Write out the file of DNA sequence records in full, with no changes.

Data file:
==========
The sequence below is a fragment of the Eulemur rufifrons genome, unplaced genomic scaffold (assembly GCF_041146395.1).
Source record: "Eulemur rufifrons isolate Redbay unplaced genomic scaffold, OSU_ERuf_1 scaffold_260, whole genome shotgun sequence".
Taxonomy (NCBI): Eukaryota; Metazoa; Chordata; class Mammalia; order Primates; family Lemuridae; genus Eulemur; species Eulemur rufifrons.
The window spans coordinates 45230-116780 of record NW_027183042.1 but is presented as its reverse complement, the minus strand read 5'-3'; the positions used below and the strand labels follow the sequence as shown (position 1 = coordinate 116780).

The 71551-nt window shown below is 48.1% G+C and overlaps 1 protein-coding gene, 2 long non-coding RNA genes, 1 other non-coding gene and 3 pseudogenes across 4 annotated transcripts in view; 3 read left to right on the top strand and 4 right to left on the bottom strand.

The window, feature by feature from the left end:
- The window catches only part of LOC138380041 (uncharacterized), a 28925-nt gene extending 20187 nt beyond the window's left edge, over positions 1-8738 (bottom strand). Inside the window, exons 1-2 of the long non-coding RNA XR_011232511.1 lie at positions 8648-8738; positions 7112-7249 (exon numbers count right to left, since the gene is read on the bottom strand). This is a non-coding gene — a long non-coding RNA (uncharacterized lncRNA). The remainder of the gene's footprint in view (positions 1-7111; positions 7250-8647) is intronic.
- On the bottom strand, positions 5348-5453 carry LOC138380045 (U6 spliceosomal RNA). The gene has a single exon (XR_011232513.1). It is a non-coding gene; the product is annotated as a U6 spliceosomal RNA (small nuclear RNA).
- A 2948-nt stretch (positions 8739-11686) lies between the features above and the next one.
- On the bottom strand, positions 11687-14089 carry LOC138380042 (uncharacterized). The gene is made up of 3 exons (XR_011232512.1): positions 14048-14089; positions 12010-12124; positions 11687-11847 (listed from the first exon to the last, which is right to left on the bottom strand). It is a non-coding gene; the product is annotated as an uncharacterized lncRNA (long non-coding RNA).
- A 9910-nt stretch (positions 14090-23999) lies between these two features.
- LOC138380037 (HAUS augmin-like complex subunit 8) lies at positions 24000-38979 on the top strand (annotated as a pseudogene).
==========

The sequence below is a fragment of the Eulemur rufifrons genome, unplaced genomic scaffold (assembly GCF_041146395.1).
Source record: "Eulemur rufifrons isolate Redbay unplaced genomic scaffold, OSU_ERuf_1 scaffold_260, whole genome shotgun sequence".
Taxonomy (NCBI): Eukaryota; Metazoa; Chordata; class Mammalia; order Primates; family Lemuridae; genus Eulemur; species Eulemur rufifrons.
The window spans coordinates 45230-116780 of record NW_027183042.1 but is presented as its reverse complement, the minus strand read 5'-3'; the positions used below and the strand labels follow the sequence as shown (position 1 = coordinate 116780).

The 71551-nt window shown below is 48.1% G+C and overlaps 1 protein-coding gene, 2 long non-coding RNA genes, 1 other non-coding gene and 3 pseudogenes across 4 annotated transcripts in view; 3 read left to right on the top strand and 4 right to left on the bottom strand.

The window, feature by feature from the left end:
- The window catches only part of LOC138380041 (uncharacterized), a 28925-nt gene extending 20187 nt beyond the window's left edge, over positions 1-8738 (bottom strand). Inside the window, exons 1-2 of the long non-coding RNA XR_011232511.1 lie at positions 8648-8738; positions 7112-7249 (exon numbers count right to left, since the gene is read on the bottom strand). This is a non-coding gene — a long non-coding RNA (uncharacterized lncRNA). The remainder of the gene's footprint in view (positions 1-7111; positions 7250-8647) is intronic.
- On the bottom strand, positions 5348-5453 carry LOC138380045 (U6 spliceosomal RNA). The gene has a single exon (XR_011232513.1). It is a non-coding gene; the product is annotated as a U6 spliceosomal RNA (small nuclear RNA).
- A 2948-nt stretch (positions 8739-11686) lies between the features above and the next one.
- On the bottom strand, positions 11687-14089 carry LOC138380042 (uncharacterized). The gene is made up of 3 exons (XR_011232512.1): positions 14048-14089; positions 12010-12124; positions 11687-11847 (listed from the first exon to the last, which is right to left on the bottom strand). It is a non-coding gene; the product is annotated as an uncharacterized lncRNA (long non-coding RNA).
- A 9910-nt stretch (positions 14090-23999) lies between these two features.
- LOC138380037 (HAUS augmin-like complex subunit 8) lies at positions 24000-38979 on the top strand (annotated as a pseudogene).